“LA Review Journal” – October 2003 // Abe Cunningham Interviewed

October 2003
Las Vegas Review-Journal


A lot of rockers have talked about the Deftones’ 2000 album, “White Pony,” with the
kind of reverence that musicians usually reserve for classics. “White Pony” was rare
at the time, for mixing lush and dark subtleties into hard-core rock wailings.
Its followers included mainstream acts such as Linkin Park.

But the success of “White Pony” gave the Deftones pressure to bear in making a sequel.
Regardless, though, the band’s founding percussionist, Abe Cunningham, says the Sacramento,
Calif., group followed its usual, slow-paced course, while recording the group’s fourth
album this year, the harder-charging “Deftones.”

” `White Pony’ — a lot of people hold it as our masterpiece, and I love the record,”
Cunningham says. But “all we can do is try and make ourselves happy.”

Cunningham, 30, says other bands write dozens of songs before picking a few to put on an
album. But not the Deftones.

“We write barely enough for a record, and we do a lot of trash-canning along the way. We
work slow, at a snail’s pace — maybe a geriatric snail. A lot of that is trying to get
the best out of it that we can.”

Cunningham says his band most proudly considers itself to be a touring outfit. And he says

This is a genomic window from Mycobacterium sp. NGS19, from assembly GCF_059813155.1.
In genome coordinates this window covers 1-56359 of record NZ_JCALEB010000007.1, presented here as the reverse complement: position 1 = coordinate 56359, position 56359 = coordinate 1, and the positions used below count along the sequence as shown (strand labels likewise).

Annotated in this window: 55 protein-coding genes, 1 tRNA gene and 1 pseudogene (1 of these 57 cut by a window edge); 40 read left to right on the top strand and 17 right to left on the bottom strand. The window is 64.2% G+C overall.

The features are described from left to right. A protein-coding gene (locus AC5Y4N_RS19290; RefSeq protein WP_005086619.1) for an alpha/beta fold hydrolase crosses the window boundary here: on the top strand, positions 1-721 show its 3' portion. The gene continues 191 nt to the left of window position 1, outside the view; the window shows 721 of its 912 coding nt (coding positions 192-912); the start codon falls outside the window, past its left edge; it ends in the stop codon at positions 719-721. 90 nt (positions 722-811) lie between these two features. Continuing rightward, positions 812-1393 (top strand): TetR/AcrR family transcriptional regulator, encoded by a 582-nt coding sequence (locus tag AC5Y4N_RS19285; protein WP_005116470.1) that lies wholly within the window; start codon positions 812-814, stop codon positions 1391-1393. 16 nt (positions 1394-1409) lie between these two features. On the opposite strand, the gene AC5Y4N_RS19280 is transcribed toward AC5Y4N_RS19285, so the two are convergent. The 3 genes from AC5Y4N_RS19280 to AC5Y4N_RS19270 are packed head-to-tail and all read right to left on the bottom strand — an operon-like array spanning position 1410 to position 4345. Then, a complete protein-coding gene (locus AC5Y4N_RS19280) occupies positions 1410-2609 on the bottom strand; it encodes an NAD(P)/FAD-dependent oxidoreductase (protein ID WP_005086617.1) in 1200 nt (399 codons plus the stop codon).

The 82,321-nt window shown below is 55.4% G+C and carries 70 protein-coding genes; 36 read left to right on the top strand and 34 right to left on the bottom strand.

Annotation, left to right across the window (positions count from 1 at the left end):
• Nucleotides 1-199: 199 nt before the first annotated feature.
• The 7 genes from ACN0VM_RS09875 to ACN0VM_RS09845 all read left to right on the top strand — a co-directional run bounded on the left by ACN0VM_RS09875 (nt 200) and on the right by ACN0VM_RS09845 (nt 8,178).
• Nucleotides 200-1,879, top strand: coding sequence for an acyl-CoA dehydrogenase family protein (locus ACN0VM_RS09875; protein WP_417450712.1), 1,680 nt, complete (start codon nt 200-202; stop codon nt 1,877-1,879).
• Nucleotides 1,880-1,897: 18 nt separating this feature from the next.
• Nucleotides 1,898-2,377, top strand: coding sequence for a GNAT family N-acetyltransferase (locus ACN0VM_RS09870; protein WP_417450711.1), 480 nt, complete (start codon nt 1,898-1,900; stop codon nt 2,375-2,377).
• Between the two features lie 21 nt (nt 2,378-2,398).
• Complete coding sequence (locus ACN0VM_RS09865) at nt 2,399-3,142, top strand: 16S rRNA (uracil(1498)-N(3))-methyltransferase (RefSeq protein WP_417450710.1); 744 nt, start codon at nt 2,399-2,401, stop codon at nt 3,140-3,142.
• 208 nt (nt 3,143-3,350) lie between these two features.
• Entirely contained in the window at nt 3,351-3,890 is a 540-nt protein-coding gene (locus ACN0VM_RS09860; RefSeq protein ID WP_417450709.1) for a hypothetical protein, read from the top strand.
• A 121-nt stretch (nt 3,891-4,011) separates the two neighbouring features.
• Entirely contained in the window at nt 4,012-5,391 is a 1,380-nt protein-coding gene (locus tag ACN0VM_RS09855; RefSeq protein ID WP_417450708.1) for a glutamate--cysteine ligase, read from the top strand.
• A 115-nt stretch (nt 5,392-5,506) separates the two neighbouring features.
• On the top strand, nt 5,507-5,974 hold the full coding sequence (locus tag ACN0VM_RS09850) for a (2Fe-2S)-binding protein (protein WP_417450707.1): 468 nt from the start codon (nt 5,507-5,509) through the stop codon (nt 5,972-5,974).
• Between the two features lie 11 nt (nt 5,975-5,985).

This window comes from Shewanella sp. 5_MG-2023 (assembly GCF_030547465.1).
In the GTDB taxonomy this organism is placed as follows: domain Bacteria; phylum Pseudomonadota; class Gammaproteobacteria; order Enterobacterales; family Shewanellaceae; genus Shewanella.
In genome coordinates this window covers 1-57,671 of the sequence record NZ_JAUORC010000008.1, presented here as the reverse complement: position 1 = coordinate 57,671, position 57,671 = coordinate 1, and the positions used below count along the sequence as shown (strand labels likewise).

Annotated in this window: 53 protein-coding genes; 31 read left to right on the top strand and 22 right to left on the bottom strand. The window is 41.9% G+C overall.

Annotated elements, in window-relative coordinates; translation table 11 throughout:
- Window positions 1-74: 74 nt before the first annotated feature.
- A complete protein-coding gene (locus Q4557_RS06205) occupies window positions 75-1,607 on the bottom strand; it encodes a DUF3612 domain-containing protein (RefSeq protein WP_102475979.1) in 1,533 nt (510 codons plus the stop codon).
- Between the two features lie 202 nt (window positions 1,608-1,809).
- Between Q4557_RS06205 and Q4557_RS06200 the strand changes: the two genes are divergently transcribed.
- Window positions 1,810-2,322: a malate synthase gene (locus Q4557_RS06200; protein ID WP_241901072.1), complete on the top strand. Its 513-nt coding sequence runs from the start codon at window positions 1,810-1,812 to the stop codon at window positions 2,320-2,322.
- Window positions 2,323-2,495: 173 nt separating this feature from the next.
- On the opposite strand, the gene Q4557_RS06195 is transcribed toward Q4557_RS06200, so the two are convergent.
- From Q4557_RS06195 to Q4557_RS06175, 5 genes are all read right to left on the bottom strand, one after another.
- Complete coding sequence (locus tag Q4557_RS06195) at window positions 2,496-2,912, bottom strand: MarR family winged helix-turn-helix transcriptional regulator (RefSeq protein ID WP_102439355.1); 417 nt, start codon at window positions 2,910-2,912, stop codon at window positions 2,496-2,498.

so far it has paid off for the Deftones to take its time in the studio. Releasing four
albums in 10 years is no different than director Quentin Tarantino writing and directing
four films in the same time period.

But, he says, maybe when the current tour ends, the band will write a quicker collection of

“This time, I think we’re gonna try to write a new record and record it fun and fast,”
he says.

Cunningham, a husband and a father of two, is known as one of the band’s more jocular
players. He jokes in this interview about how well the Deftones get along, since forming
15 years ago.

“We’re like cockroaches. We’re a band that’s been around for 15 years,” he says. “We’ve
been through so much together for so long, it’s like brotherly love, where you can hit your
brother in the face and still get along.”

He doesn’t find his record label, Madonna’s Maverick, very funny lately. Maverick executives
recently forced the band to remove 49 bootlegs of concerts, recorded during the past 11 years,
that the Deftones had put on its Web site.

“Bootlegs — they’ve been around since cassettes,” Cunningham says. “It’s a beautiful thing.
I thought it was killer, and that we could put our stamp (of approval) on it. But (Maverick
executives) weren’t too happy with that. (Expletive) them. They’re trying to protect their
investments, I suppose, but geez, that’s hardly something they should feel they need to control.”

Cunningham says the band ought to get the bootlegs to fans, anyway: “We’ll figure out something.
We’ll sell ’em out of our bus if we have to.”

Did the Deftones hear from Madonna on the matter? Nope.

“I haven’t seen her in many, many years, except in People and Us” magazines, he says. But
“I’m sure she wouldn’t have a problem with it.”